Can you see why?The second mistake I made? I waited nearly six years to travel to Isla Mujeres again, even though I was raving about it to everyone who was planning a trip to the Yucatan and asked me for advice on where to go, and despite the fact that I returned to the Yucatan in 2012. It is still beyond me why I didn’t plan in time for a little island getaway back then, but I guess after two months of living on a remote Caribbean beach I wasn’t craving more beach time.When I planned my Yucatan road trip this year, I made sure that we would also have time to visit Isla Mujeres.There isn’t much to do on this tiny island, which is only 1.3 miles (7 kilometers) long and 2,130 feet (650 meters) wide. As I recall, there weren’t even cars on the island then, only golf carts, but this time around there were a few cars as well. However, golf carts are still definitely outnumbering cars on Isla Mujeres, and most tourists rent those for the day instead of scooters.I later found out exactly how many vehicles there are on the island: about 130 taxis, 500 golf carts and 1,500 scooters.Even though we wanted to rent a golf cart to whiz around the island, that wasn’t our first priority. Our first priority was this:Playa Norte. This beach on the northern end of Isla Mujeres is one of the most beautiful beaches I’ve ever been to, along with Koh Poda, my Thai paradise island, and Boracay, the paradise I found in the Philippines.It’s one of those beaches where you can just sit and look out at the ocean for hours, without the desire to do anything.The color of the water is what Caribbean dreams are made of! Have I convinced you to visit Isla Mujeres?I could’ve spent my entire time at this beach, with the occasional swim in the ocean – the water here is so shallow that you can walk for about 160 feet (50 meters) into the ocean and still be only knee deep in the water. But we weren’t only here to relax on the beach (even though this was our main reason to visit Isla Mujeres), we also wanted to see the rest of the island.We were staying on the far northern tip of Isla Mujeres, where the ferries from Cancun arrive and where you have the biggest congregation of restaurants and small hotels – none of the massive concrete blocks you can see in the far distance in Cancun! – a small village if you want to call it that.The ‘village’ doesn’t even have a name, it is simply known as ‘El Centro’, and Hidalgo Street is the main drag here with plenty of restaurants, souvenir shops and hotels. But all of the restaurants and cafes in neighboring streets can be reached within five minutes from anywhere in ‘El Centro’. Don’t expect shopping malls or anything like that when you visit Isla Mujeres!The houses here are as colorful as one would expect from a Caribbean island, and there is even some street art!Most of the murals have a deeper meaning: they were painted in 2014 during the Murals For Oceans street art festival in order to promote respect and protection for endangered whale sharks and manta rays, which migrate to Isla Mujeres every year to feast on plankton.We balked at the costly price for a 24-hour golf cart rental ($40 – I had paid $9 per day for a rental car in Cancun!) but sucked it up because I wanted to go to the southern part of the island, which is quite the opposite from the northern part with its long sandy stretch of beach and crystal clear water.Down there, you find cliffs that tower high above the ocean, which is a deep blue color here. It is a spectacular sight and reminds me of the coast of Ireland – the lush green on top of the cliffs, and the roaring ocean below.On the southern tip of the island you also find a hint of the origin of the name of the island: Isla Mujeres means Island of Women.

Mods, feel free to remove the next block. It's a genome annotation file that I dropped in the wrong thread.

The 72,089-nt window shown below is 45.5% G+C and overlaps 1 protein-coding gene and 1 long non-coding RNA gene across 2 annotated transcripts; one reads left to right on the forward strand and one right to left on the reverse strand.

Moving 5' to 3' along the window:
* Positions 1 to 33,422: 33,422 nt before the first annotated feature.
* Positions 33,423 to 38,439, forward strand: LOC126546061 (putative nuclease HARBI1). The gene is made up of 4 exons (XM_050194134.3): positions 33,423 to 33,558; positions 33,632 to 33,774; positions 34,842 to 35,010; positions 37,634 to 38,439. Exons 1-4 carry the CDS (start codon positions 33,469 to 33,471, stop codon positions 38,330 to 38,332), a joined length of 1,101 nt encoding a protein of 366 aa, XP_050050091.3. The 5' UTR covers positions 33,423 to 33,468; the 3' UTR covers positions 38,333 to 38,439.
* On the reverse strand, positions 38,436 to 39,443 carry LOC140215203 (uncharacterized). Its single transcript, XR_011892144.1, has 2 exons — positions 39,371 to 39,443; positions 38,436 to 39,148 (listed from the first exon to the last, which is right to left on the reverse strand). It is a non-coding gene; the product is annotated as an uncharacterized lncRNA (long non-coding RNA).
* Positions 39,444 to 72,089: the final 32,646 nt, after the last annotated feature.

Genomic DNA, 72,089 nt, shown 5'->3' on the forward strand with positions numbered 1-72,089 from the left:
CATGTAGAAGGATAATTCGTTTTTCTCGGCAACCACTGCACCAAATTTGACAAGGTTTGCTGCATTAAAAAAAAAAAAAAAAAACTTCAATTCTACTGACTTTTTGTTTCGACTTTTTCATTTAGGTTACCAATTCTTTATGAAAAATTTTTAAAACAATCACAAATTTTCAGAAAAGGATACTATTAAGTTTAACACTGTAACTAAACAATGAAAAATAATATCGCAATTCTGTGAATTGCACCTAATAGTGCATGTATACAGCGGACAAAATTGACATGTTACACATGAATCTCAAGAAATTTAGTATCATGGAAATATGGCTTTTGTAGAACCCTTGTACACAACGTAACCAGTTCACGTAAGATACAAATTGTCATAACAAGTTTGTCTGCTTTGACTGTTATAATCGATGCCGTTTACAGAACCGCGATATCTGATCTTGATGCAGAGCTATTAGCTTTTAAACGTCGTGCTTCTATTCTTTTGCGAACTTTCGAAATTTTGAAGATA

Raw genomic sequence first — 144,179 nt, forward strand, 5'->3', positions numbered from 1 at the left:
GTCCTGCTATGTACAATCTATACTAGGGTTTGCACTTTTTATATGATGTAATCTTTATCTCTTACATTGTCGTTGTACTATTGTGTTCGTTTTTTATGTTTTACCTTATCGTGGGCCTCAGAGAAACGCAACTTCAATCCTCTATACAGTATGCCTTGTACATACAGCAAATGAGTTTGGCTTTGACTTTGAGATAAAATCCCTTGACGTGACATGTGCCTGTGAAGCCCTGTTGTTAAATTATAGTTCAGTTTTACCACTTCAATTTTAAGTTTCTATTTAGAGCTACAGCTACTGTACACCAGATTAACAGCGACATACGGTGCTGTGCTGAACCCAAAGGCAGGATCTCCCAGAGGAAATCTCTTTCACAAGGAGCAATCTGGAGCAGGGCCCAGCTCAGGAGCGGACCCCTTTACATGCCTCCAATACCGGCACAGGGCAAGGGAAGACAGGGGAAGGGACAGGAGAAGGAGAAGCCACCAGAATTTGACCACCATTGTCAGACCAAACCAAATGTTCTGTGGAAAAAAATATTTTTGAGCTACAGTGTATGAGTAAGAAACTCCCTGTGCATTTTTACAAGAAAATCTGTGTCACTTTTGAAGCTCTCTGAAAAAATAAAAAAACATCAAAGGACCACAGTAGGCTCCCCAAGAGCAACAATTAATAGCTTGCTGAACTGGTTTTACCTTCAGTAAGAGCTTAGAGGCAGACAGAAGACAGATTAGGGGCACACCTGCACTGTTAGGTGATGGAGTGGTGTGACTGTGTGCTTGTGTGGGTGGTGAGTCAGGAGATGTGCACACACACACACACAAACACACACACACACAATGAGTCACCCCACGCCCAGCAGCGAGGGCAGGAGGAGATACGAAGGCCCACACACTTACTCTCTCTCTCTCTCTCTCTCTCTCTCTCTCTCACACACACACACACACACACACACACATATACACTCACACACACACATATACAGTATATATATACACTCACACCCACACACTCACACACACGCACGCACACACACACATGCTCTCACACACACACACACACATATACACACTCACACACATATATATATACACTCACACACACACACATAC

The Mayans had a presence on the island and during that time, it was sacred to Ix Chel, the Maya goddess of childbirth and medicine. When the Spanish arrived here in the 16th century and saw all the images of Ix Chel, they named it Island of Women. And on the southern end of the island, you find a statue depicting Ix Chel.